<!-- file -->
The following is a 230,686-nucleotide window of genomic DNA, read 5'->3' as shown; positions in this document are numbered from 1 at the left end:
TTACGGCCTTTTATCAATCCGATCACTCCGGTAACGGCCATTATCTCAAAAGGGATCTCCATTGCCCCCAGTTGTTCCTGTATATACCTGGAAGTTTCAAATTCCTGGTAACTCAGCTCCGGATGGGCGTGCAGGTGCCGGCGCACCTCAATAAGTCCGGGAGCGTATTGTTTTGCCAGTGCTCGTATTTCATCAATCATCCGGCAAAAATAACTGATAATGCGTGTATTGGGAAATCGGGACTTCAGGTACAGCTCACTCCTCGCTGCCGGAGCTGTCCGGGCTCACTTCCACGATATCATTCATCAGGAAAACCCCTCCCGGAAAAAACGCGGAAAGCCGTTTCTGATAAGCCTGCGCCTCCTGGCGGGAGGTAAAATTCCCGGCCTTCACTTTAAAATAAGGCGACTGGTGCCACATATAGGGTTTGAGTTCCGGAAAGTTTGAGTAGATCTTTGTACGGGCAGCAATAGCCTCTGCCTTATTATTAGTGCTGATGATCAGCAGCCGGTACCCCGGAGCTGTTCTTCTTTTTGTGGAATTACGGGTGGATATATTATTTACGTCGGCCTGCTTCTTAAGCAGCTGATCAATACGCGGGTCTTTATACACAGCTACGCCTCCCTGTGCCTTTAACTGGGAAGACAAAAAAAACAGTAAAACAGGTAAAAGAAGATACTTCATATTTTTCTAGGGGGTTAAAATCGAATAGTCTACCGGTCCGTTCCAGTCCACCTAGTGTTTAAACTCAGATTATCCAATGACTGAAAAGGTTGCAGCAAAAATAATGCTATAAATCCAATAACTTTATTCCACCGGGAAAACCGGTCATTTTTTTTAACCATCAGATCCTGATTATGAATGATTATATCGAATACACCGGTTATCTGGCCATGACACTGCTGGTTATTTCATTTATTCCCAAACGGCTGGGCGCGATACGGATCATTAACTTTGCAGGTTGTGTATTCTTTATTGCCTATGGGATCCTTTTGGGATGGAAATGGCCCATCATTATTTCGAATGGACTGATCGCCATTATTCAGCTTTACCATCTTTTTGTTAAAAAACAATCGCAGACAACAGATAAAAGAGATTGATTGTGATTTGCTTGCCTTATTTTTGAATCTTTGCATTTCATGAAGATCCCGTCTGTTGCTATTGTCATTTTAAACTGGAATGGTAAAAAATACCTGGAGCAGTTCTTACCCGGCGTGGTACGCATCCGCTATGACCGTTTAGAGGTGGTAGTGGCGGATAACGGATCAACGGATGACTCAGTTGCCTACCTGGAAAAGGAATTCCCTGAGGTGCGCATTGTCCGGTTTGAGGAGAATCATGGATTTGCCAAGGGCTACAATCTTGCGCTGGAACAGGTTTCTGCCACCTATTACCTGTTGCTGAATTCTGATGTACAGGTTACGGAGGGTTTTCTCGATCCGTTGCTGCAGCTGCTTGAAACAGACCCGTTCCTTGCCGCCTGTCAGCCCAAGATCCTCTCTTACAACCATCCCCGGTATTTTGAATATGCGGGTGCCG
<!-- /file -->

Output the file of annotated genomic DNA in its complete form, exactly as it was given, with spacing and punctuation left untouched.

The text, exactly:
The following is a 230,686-nucleotide window of genomic DNA, read 5'->3' as shown; positions in this document are numbered from 1 at the left end:
TTACGGCCTTTTATCAATCCGATCACTCCGGTAACGGCCATTATCTCAAAAGGGATCTCCATTGCCCCCAGTTGTTCCTGTATATACCTGGAAGTTTCAAATTCCTGGTAACTCAGCTCCGGATGGGCGTGCAGGTGCCGGCGCACCTCAATAAGTCCGGGAGCGTATTGTTTTGCCAGTGCTCGTATTTCATCAATCATCCGGCAAAAATAACTGATAATGCGTGTATTGGGAAATCGGGACTTCAGGTACAGCTCACTCCTCGCTGCCGGAGCTGTCCGGGCTCACTTCCACGATATCATTCATCAGGAAAACCCCTCCCGGAAAAAACGCGGAAAGCCGTTTCTGATAAGCCTGCGCCTCCTGGCGGGAGGTAAAATTCCCGGCCTTCACTTTAAAATAAGGCGACTGGTGCCACATATAGGGTTTGAGTTCCGGAAAGTTTGAGTAGATCTTTGTACGGGCAGCAATAGCCTCTGCCTTATTATTAGTGCTGATGATCAGCAGCCGGTACCCCGGAGCTGTTCTTCTTTTTGTGGAATTACGGGTGGATATATTATTTACGTCGGCCTGCTTCTTAAGCAGCTGATCAATACGCGGGTCTTTATACACAGCTACGCCTCCCTGTGCCTTTAACTGGGAAGACAAAAAAAACAGTAAAACAGGTAAAAGAAGATACTTCATATTTTTCTAGGGGGTTAAAATCGAATAGTCTACCGGTCCGTTCCAGTCCACCTAGTGTTTAAACTCAGATTATCCAATGACTGAAAAGGTTGCAGCAAAAATAATGCTATAAATCCAATAACTTTATTCCACCGGGAAAACCGGTCATTTTTTTTAACCATCAGATCCTGATTATGAATGATTATATCGAATACACCGGTTATCTGGCCATGACACTGCTGGTTATTTCATTTATTCCCAAACGGCTGGGCGCGATACGGATCATTAACTTTGCAGGTTGTGTATTCTTTATTGCCTATGGGATCCTTTTGGGATGGAAATGGCCCATCATTATTTCGAATGGACTGATCGCCATTATTCAGCTTTACCATCTTTTTGTTAAAAAACAATCGCAGACAACAGATAAAAGAGATTGATTGTGATTTGCTTGCCTTATTTTTGAATCTTTGCATTTCATGAAGATCCCGTCTGTTGCTATTGTCATTTTAAACTGGAATGGTAAAAAATACCTGGAGCAGTTCTTACCCGGCGTGGTACGCATCCGCTATGACCGTTTAGAGGTGGTAGTGGCGGATAACGGATCAACGGATGACTCAGTTGCCTACCTGGAAAAGGAATTCCCTGAGGTGCGCATTGTCCGGTTTGAGGAGAATCATGGATTTGCCAAGGGCTACAATCTTGCGCTGGAACAGGTTTCTGCCACCTATTACCTGTTGCTGAATTCTGATGTACAGGTTACGGAGGGTTTTCTCGATCCGTTGCTGCAGCTGCTTGAAACAGACCCGTTCCTTGCCGCCTGTCAGCCCAAGATCCTCTCTTACAACCATCCCCGGTATTTTGAATATGCGGGTGCCG